• It is very possible that today’s podcast episode will completely contradict a major component of the way you teach literary analysis. 
In the episode, we reveal our third game-changing strategy for teaching evidence-based writing, and we’re asking you to take a breath, suspend judgement for a moment, and allow us to walk you through exactly why we believe in this strategy, even though it goes against the grain. 
Continue listening to the episode here —> ebacademics.com/35
  • Let me know in the comments which camp you’re in?⁣
⁣
Holiday music right after Halloween!! 🎄 ⁣
⁣
Or ... You’re crazy, it’s WAY too early to start listening to holiday music! 😱⁣
⁣
Well, I used to be the latter, but the other day “White Christmas” came on, and I just decided to FULLY embrace the holidays early this year 😂 Oh well!⁣
⁣
With that being said, this Gingerbread House for Sale Descriptive Writing Activity is an AMAZING resource for your middle schoolers to dive into right before the break!⁣
⁣
Things are INSANE this time of year and kids need something that is engaging and fun, yet highly rigorous and academic 🎄 That’s exactly what this resource is! ✅ ⁣
Let me know in the comments if you’d like me to DM you the link! Or you can visit the link in our profile as well 😘⁣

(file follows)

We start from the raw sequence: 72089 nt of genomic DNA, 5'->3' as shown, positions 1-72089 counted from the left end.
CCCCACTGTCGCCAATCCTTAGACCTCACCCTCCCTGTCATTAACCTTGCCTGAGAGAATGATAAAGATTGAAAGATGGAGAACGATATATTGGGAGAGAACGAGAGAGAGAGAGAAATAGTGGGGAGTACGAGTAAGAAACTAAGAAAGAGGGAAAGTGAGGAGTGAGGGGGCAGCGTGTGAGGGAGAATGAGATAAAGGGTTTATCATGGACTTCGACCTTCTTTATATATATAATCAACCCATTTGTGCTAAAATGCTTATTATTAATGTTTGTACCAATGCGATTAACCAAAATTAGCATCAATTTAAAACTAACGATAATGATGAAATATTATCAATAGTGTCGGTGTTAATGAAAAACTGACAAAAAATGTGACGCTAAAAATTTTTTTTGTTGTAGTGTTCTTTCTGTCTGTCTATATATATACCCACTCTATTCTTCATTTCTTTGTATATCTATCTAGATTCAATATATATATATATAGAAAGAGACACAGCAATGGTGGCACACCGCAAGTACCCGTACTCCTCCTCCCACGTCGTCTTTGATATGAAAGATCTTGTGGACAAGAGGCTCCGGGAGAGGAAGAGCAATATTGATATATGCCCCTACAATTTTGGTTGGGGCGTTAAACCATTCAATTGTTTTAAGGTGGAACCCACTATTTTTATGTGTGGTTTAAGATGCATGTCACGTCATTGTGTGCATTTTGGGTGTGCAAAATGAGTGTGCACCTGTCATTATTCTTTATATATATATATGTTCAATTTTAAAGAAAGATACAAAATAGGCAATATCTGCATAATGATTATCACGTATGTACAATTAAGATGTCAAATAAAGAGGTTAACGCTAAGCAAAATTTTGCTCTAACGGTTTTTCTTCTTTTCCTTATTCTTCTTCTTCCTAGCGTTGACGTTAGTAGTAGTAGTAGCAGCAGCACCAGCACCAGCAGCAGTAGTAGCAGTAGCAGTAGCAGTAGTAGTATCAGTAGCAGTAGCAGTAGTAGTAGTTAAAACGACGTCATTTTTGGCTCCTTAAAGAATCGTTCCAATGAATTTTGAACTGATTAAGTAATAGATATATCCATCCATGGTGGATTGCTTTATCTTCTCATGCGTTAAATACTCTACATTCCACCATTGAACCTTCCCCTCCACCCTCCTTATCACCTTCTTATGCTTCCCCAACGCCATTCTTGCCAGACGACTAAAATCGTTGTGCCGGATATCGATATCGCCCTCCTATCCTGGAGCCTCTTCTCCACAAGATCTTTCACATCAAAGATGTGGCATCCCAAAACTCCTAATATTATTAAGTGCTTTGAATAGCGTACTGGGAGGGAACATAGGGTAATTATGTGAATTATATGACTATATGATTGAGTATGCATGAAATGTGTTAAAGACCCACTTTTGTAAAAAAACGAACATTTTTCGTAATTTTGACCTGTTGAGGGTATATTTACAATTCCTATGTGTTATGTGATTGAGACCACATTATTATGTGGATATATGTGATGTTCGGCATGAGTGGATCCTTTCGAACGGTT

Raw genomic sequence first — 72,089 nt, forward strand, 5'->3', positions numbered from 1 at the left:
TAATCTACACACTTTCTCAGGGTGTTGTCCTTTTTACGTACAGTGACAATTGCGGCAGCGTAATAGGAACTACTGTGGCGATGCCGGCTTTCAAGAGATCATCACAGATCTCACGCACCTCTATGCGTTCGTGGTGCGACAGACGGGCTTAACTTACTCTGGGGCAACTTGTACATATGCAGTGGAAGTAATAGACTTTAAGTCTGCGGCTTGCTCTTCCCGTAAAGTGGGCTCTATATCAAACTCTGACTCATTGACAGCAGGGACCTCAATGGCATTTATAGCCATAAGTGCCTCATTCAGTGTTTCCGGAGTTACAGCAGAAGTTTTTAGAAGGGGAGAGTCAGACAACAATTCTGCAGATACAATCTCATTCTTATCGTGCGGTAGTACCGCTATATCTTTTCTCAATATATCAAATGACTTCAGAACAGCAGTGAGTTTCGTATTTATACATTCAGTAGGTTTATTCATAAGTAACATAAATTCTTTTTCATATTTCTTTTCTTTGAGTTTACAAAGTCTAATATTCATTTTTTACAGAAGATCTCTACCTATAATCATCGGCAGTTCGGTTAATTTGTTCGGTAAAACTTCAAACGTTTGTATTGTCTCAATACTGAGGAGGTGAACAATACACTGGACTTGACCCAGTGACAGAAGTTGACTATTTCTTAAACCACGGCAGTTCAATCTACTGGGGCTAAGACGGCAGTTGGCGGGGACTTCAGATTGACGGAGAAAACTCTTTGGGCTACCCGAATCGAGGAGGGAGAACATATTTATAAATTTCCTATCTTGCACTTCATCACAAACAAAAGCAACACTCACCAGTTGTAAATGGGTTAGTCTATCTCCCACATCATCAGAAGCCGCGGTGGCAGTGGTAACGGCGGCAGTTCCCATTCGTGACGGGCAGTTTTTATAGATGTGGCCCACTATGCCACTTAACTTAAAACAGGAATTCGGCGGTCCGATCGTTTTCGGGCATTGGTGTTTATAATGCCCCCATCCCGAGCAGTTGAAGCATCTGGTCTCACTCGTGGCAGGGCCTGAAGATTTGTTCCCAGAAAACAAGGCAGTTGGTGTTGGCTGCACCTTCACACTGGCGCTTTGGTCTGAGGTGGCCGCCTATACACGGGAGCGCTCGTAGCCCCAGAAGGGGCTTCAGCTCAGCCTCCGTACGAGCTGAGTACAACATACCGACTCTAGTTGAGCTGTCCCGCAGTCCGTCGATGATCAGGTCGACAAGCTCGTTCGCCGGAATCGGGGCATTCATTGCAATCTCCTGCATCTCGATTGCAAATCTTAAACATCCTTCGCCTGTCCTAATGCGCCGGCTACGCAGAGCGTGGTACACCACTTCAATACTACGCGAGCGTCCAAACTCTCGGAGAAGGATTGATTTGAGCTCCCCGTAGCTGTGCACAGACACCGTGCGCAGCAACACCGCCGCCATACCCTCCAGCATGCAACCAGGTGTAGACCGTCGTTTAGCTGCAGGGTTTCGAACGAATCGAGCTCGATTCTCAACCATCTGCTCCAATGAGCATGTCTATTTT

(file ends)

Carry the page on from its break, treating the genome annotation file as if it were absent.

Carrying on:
⁣
And if you already have and have used this resource in the past, I would LOVE to know that as well!!⁣
⁣
Hope you all are having a restful Sunday ♥️
  • One of the biggest mistakes we can make as writing teachers is requiring our students to start their essays with a HOOK. 
With this strategy, students gets STUCK on that first sentence before they can even get a chance to get to the heart of their paper! They end up wasting tons of precious writing time trying to come up with an interesting hook that oftentimes is a stretch. 
Instead, we want to give our students a CLEAR roadmap to begin their essays. One that will give them confidence in their abilities from the get go. One that allows them to quickly move into the meat of their critical analysis, so they can truly show us what they've learned. 
If you've ever taught hook and are ready to try a new, counterintuitive approach that WORKS and gives your students RESULTS, this episode is a MUST listen. 
Head over here to give it a listen --> ebacademics.com/34
  • Double tap if you agree ♥️♥️⁣
⁣
And if you need to call in sick to take a mental health day for yourself. DO IT. Take a day off and go get a pedicure, or go shopping, or go workout!⁣
⁣
Do whatever you need to do to get to the place of your best self. ⁣
⁣
I used to work with a teacher who took a mental health day every month. It was when I first started teaching, and I didn’t get it. Why was she doing that?⁣